“You go into a hospital with all your hopes and dreams, and your life can change in an instant. I am passionate about ensuring that parents who find themselves in the situation I was in have the option of going to Hummingbird House.”
The day her first son was born was the same day Emma Clark was told that he would not survive.
A premature labour, a rural location and health complications meant that her newborn son Khy was whisked away from her before she had a chance to hold him. A fleeting touch through the window of a humidicrib was her only physical contact before he was flown from the Longreach Hospital to Brisbane with an emergency response team. There was no room on the flight for Emma.
It was later that day when doctors in Longreach told her the news that there was nothing more the Brisbane team could do, and that her son was dying. She hadn’t had the chance to hold him before she was given the news.
Though Emma didn’t know it at the time, she had in that moment become one of the 3,700 Queensland families who are in need of paediatric palliative care at any given time.
At that time, there was no children’s hospice in Queensland.
Emma Clark was a young, rural, first time mum, when she needed Hummingbird House.
Emma had been working in shearing sheds in outback Australia when she learned she was expecting. She celebrated her 21st birthday while pregnant, and like all first time mothers-to-be, Emma was filled with hopes and dreams for the life of her baby boy.
Early in the pregnancy the doctors identified that Khy had gastroschisis, a condition that causes the intestines to form outside the body. The doctors were confident that it was quite an easy thing to fix, which reassured Emma. Unfortunately, that did not turn out to be the case.
Emma was flown to Brisbane along with her partner, to be with Khy, hold him, turn off the life support, and say goodbye. They arrived from Longreach with little money and only the clothes on their backs. Hospital staff said he would pass away within hours.
Khy held on for eleven days.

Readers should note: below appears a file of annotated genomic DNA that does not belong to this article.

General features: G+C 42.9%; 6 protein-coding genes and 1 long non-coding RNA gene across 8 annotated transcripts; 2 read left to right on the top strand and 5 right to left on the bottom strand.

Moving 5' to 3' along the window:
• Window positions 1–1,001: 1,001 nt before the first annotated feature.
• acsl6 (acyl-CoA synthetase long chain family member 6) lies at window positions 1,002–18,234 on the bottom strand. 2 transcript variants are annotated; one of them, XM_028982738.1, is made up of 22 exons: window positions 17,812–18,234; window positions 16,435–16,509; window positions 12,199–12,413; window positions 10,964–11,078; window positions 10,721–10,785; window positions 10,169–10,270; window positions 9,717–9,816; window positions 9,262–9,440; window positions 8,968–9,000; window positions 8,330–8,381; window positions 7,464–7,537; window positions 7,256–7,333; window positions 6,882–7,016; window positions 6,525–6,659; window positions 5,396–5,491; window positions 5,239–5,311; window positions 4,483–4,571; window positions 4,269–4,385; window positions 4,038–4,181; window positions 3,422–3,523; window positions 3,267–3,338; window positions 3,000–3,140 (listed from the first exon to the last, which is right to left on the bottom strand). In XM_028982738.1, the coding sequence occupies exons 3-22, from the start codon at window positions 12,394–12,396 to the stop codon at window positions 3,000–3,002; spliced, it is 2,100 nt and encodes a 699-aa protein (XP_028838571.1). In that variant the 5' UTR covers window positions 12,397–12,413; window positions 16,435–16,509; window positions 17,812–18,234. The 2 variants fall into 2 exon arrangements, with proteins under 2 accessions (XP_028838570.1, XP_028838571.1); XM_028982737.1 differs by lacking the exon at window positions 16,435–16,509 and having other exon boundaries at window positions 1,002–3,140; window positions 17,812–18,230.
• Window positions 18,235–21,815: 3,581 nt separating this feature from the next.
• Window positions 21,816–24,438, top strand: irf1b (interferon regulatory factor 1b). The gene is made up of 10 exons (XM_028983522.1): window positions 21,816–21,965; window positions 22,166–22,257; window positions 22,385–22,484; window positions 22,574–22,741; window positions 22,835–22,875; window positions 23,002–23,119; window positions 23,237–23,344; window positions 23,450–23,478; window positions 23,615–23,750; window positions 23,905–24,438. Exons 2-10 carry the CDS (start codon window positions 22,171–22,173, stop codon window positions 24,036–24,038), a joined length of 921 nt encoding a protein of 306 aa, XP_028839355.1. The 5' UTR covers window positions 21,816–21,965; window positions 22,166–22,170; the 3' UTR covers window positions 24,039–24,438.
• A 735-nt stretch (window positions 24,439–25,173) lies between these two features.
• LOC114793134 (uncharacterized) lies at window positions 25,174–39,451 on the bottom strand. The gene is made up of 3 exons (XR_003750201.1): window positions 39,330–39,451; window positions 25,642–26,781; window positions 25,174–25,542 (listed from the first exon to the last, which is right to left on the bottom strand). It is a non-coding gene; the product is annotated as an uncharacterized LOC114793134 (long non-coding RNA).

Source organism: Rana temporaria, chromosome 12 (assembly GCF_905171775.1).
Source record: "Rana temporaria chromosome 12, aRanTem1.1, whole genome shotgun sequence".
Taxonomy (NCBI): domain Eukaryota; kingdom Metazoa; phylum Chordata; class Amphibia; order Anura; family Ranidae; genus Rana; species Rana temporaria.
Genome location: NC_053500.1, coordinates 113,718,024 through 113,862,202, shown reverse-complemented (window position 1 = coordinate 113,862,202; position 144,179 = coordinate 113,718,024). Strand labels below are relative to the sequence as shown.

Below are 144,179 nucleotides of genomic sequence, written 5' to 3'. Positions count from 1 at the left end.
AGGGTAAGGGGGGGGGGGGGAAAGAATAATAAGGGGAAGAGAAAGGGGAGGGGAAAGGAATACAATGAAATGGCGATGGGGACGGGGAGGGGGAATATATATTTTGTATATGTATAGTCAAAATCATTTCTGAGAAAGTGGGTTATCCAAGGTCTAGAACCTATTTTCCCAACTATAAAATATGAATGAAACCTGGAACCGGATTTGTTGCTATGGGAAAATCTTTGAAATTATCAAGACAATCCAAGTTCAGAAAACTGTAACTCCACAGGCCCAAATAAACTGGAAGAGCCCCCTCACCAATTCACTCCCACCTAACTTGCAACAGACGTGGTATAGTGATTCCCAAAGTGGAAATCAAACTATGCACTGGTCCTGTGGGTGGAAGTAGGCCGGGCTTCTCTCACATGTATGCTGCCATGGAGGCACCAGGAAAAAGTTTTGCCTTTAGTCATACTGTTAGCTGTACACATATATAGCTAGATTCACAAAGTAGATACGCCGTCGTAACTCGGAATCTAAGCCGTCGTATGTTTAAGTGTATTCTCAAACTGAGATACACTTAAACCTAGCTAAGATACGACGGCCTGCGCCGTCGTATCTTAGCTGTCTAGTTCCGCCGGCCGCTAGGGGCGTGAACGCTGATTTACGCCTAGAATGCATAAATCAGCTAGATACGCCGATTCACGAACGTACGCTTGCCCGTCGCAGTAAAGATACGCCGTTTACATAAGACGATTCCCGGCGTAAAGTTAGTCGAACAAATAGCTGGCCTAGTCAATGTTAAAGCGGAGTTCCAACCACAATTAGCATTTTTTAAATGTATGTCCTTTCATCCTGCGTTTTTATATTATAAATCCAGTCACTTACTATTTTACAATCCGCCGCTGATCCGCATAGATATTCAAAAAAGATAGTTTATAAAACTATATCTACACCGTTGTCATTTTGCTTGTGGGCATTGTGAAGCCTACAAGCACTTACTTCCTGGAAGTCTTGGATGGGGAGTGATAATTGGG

Advised not to feed him or give him any fluids as it would only prolong life, Emma watched helplessly as Khy wasted away inside the hospital.
“As the days went on it was apparent we weren’t in the right setting, but we had nowhere else to go,” Emma said.
“For the first few hours I was so overwhelmed and focussed on Khy that I didn’t even notice I was in a hospital. You want to be somewhere with qualified medical support for pain relief, but when hours became days I really felt we were in the wrong place. We were in a tiny room with no windows, no natural light, sleeping on a futon while just across the way women were giving birth and taking their babies home with them.”
“As I started to come to terms with what was happening I started to think about all the hopes and dreams I’d had for Khy, and how I was losing them all. I wanted to watch him grow up and be happy. But the reality was that there weren’t going to be any first steps or first days at school.”
“There wasn’t going to be any miracle ending for Khy, but given the time over again I would not have wanted him to spend his short life in a cold and clinical hospital. I would have tried to squeeze in as many moments as we could with the time we were given. I would have just been his mum.”
Emma said that since losing Khy she has learned a great deal about what palliative care should entail for children and their families.
“I didn’t even know what palliative care was. I was only 21. I thought it was for old people, and no one used the word palliative to explain to me what was going on at the time. I’m only now learning what it was I needed and what children’s palliative care should be.”
“It was not the medicine that let me down. Queensland just didn’t have the facilities I needed to provide me with quality paediatric palliative care.”
“If we’d had Hummingbird House I would have taken Khy for his first walk in a garden, we’d have had our first impromptu picnic. He could have felt the sunshine on his face and I would have brushed his feet over the grass. We would have listened to birds and music, and breathed in the fresh air. He would have heard the sounds of children laughing. In those few short days, in the right environment, we would have made real moments. In those eleven days, he would have had a life.”
Emma is a passionate advocate for high quality paediatric palliative care for all Queensland families who need it, including rural and regional families.